Apparently, the consulates are not consistent in the way they acknowledge citizenship recognition. In New York, as in SF, the consulate sends you a letter of recognition once they approve your application and sends your documents to the comune for registration. In Newark, you are not considered officially recognized until there is confirmation of registration.
In NY, I was able to obtain my passport with only the consulate's letter. It was actually several years later that I actually wrote to my comune to obtain a copy of my registered bc. The Chicago approach is a bit more time consuming, but it will get done.
If you believe that your documents have already been sent out for registration, you may want to consider writing to your comune for a copy of your registered bc. This would expedite the process.
Well, this makes more sense then if the consulates process letters differently! My brother is more upset than I am that I haven't gotten my letter yet. It's really only been 3 months so I'm not surprised. Like you said, Chicago is probably waiting on a letter from the comune (which took 4+ months just to send birth certificates) so I will patiently wait.....
I only have direct experience with NY and Newark, but I seem to recall a post indicating that Chicago uses the Newark approach. But you don't have to wait for this. Send a letter to the comune requesting your recentlyregistered bc. Naples sent mine within a week and that city does not have a reputation as the model of efficiency.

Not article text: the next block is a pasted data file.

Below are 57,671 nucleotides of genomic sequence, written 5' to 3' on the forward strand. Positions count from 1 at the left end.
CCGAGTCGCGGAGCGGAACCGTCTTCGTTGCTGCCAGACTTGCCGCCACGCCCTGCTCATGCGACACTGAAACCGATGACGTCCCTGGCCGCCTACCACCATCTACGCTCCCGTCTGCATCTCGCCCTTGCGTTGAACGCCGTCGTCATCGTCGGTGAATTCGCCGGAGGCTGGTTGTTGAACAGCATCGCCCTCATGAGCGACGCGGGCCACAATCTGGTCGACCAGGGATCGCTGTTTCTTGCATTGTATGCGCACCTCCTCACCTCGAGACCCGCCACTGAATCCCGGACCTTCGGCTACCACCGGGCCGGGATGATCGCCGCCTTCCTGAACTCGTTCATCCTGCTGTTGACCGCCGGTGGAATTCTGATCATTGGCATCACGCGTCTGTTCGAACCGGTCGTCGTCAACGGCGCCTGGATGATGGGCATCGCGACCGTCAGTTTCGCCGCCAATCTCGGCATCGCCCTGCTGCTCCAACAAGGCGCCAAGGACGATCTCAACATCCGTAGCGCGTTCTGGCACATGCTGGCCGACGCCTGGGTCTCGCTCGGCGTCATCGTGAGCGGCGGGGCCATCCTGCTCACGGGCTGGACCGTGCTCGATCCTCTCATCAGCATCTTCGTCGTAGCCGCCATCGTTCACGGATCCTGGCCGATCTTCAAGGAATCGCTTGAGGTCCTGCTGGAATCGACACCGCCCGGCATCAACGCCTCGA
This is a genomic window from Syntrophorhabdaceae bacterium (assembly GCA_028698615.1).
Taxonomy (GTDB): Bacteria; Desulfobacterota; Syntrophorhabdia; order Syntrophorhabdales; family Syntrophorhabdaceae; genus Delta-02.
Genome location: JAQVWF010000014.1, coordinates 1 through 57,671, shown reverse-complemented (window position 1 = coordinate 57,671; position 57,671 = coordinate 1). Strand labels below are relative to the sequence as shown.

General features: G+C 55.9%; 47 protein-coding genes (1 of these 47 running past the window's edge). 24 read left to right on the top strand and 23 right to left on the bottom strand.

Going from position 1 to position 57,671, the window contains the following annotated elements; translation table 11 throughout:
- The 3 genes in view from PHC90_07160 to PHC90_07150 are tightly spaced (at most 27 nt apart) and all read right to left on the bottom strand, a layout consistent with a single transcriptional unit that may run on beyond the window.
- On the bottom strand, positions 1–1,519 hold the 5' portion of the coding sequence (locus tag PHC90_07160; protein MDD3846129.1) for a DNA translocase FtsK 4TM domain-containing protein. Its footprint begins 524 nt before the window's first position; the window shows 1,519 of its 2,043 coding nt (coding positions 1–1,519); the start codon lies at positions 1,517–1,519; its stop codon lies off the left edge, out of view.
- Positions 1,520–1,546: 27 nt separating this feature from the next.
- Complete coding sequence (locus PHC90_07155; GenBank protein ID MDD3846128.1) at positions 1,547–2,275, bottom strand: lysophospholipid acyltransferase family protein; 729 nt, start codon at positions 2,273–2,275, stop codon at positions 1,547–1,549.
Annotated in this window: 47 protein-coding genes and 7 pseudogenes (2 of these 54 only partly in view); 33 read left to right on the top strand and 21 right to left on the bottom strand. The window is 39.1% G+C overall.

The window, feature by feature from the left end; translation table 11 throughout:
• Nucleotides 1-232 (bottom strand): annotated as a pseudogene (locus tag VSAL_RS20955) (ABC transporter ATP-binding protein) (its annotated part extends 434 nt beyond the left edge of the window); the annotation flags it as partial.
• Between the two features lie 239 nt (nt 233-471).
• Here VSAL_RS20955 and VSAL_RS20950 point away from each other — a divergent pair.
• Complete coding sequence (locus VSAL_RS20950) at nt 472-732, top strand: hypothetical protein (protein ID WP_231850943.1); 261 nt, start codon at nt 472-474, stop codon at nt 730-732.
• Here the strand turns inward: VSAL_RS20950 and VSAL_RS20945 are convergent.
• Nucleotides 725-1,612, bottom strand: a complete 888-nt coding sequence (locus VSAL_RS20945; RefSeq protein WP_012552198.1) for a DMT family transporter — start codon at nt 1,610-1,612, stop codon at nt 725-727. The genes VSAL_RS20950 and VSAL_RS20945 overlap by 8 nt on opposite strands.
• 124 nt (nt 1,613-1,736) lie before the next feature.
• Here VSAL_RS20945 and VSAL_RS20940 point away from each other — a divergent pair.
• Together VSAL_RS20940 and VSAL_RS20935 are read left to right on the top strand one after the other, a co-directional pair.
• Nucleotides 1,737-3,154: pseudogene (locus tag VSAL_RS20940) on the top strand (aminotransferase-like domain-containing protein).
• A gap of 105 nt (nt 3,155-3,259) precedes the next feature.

The more recent documents are much easier to locate. Several templates for letters requeting your own bc can be found at italiancitizenship.freeforums.org
I'm curious, what states did your documents originate in? Was it mostly California? A majority of mine come from California, but others are from Oregon, Washington, Wyoming, and Nevada. They're all apostilled, but I am wondering if this is going to be an issue for the Chicago consulate. I've heard of some consulates requesting documents be approved by the consulate for which jurisdiction they originate in--another step in the process.
Documents that will be recorded in Italy that originate outside of the consulate you are applying will have to be authenticated by the consulate with jurisdiction. So if your BC is from CA you will have to have it authenticated by either LA or SF.
That's interesting, I hadn't heard of this. Most of my documents came from California, with a couple more AR & MO. I wasn't asked to have anything authenticated anywhere else (So far), so hopefully it's all ok.